We’ve all done it. Well, I’ve managed to avoid doing it for a very long time. About 40 years, in fact.
But now I too have joined the ranks of inept communicators who long for a recall button that doesn’t exist, after inadvertently sending a message to the wrong person.
It’s clearly a common phenomenon. A quick Google search reveals dozens of pages offering advice on how to retrieve or smooth over the heinous impact of a mis-sent message - as well as some amusing examples.
One man provides details in a sober tone about a used car for sale in one message, then follows it up with a lovey-dovey promise to ‘hold u in my arms all night’.
Not a pledge you might normally find in Autotrader, and one the recipient evidently found disturbing too, responding with the rebuff: ‘look dude, I’m only interested in seeing the car.’
Another corker was the message sent out by the admissions team at University College San Diego in America, welcoming all 48,000 prospective candidates to the university with a ‘congrats – you’re in’ email (even though 28,000 of them had already been rejected).
My own email mis-send involves a double confession - firstly, it was to the editor of this very paper. Cringe.
And secondly, it concerned this column.
With the Yorkshire Evening Post undergoing a much vaunted revamp, it’s time for some fresh faces in the columnists’ stable.
Accordingly, I received a sweet email from the editor thanking me for the (almost) two years during which I’ve been writing ridiculous stories about myself, (as well as voicing my most unbridled opinions), but advising that it was time for someone else to have a turn.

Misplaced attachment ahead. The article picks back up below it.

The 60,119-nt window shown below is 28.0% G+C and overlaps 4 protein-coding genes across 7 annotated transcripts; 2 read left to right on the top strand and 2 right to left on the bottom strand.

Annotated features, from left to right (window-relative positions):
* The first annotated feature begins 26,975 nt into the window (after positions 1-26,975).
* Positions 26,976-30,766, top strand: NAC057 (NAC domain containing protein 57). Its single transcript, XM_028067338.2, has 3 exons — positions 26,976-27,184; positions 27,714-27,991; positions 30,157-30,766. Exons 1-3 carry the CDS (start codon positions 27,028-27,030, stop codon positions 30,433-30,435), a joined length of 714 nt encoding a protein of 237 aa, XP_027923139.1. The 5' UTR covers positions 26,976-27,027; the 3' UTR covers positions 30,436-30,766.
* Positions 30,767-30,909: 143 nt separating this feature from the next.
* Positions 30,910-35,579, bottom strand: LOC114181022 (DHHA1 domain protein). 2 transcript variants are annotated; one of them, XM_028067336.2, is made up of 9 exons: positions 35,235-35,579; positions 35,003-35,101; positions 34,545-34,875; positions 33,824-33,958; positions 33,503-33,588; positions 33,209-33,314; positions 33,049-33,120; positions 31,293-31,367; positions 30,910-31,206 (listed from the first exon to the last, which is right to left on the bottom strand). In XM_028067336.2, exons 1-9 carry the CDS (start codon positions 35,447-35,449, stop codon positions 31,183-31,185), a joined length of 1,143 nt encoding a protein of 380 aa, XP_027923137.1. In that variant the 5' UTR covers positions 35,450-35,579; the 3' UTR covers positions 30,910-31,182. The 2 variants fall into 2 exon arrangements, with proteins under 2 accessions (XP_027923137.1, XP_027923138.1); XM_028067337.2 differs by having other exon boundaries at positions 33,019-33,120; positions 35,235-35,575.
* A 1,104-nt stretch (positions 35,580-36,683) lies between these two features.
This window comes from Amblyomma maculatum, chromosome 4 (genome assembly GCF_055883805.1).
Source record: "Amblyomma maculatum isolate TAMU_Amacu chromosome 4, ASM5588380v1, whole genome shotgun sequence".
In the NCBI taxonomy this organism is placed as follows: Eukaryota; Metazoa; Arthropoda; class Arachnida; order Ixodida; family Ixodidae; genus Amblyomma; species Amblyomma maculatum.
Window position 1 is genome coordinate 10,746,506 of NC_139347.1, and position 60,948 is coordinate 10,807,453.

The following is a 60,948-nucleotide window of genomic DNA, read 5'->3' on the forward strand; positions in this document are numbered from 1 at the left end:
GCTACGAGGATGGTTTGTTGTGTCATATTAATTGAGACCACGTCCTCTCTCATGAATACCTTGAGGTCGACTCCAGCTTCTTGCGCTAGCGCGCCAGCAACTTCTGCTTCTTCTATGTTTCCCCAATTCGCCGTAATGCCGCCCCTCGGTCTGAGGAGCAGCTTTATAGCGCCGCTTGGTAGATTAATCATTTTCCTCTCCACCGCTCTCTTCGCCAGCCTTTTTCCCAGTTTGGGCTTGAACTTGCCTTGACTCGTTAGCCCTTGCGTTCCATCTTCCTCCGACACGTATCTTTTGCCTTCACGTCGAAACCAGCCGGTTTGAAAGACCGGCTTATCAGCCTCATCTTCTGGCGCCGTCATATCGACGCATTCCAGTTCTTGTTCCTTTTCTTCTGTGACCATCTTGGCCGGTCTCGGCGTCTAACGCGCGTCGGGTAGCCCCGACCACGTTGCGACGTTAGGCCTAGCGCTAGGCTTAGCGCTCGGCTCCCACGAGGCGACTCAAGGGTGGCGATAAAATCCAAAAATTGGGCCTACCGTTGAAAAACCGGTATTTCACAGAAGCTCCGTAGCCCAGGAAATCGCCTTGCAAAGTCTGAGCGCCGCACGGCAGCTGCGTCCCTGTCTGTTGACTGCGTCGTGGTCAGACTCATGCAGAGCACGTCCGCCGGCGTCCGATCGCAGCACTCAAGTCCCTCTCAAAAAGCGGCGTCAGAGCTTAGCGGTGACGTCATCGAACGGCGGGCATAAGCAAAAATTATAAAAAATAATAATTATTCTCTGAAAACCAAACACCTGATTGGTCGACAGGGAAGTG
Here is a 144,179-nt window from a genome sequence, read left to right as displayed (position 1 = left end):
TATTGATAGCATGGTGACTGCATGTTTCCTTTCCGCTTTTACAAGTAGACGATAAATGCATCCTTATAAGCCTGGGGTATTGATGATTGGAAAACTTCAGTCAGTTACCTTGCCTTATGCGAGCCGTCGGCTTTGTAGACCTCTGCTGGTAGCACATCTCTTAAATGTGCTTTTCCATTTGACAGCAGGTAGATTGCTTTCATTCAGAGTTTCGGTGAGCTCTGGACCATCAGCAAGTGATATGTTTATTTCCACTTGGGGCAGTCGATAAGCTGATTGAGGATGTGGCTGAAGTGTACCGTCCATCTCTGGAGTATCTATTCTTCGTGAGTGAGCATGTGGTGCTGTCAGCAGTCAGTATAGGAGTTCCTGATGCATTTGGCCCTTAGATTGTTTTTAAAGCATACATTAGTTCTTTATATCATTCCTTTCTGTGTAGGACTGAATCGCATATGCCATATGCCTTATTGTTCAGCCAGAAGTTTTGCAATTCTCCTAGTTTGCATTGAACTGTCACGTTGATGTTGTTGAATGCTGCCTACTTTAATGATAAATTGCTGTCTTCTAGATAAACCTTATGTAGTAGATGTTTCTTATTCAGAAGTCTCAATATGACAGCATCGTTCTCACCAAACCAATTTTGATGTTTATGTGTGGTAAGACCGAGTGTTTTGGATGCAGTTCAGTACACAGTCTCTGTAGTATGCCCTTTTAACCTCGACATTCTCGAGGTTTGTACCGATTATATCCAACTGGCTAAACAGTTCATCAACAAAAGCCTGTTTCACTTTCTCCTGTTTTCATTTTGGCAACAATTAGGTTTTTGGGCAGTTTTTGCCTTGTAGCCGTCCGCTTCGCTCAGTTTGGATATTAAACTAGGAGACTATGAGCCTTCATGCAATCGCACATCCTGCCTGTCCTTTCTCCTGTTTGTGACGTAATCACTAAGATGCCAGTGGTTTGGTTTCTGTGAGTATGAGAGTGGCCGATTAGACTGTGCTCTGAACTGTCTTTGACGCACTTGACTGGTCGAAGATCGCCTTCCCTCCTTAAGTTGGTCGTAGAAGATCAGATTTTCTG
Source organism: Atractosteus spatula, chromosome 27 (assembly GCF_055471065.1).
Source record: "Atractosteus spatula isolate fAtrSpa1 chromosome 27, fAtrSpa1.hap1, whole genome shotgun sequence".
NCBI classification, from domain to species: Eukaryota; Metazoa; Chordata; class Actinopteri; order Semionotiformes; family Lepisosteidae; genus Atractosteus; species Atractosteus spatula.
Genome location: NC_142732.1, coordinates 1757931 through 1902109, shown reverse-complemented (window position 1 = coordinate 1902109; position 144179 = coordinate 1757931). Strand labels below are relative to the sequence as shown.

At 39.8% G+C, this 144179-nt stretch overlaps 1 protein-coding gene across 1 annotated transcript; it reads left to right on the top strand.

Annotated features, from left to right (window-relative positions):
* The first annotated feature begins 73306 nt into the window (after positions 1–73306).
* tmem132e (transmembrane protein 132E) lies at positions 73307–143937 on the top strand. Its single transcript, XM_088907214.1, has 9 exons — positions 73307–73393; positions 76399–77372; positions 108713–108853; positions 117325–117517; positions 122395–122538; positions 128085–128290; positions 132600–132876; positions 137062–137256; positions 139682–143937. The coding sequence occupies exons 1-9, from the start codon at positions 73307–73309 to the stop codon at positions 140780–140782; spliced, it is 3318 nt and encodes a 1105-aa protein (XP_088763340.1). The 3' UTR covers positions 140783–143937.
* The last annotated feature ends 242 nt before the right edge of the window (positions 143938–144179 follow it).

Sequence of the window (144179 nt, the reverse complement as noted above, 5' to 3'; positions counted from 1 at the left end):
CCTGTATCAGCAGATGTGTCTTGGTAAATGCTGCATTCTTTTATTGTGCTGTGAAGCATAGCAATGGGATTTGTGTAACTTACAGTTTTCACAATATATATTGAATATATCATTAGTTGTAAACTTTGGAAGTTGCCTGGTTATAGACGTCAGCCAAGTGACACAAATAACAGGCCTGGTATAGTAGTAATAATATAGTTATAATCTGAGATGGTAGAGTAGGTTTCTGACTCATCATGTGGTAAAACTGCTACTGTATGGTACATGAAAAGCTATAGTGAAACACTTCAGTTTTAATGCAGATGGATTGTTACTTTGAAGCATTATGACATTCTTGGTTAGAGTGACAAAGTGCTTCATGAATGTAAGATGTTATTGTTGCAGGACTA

My intention was to pen a sanguine and articulate response, thanking him for the opportunity and reiterating what a pleasure and privilege it has been.
But before I composed this professional missive, I fired off a ‘forward’ to my boyfriend to inform him of the news - along with a soppy message of love, a sign-off with a pet-name and a confession that I had recently found it hard to come up with new ideas anyway (what do you mean, so you’d noticed?!).
Except I didn’t press forward. I pressed reply.
One grovelling email later, I at least managed to convey to the editor that this act of stupidity proves all the Bridget Jones-esque scrapes I’ve written about over the months are genuine and clearly not embellished.
A slightly circuitous way to prove my authenticity as a klutzinista, but effective nonetheless.
So, to make it clear I’ve passed on the right message this time, next week will be my final column for the Yorkshire Evening Post. Thanks for reading, and I promise not to request to ‘hold u in my arms all night long’.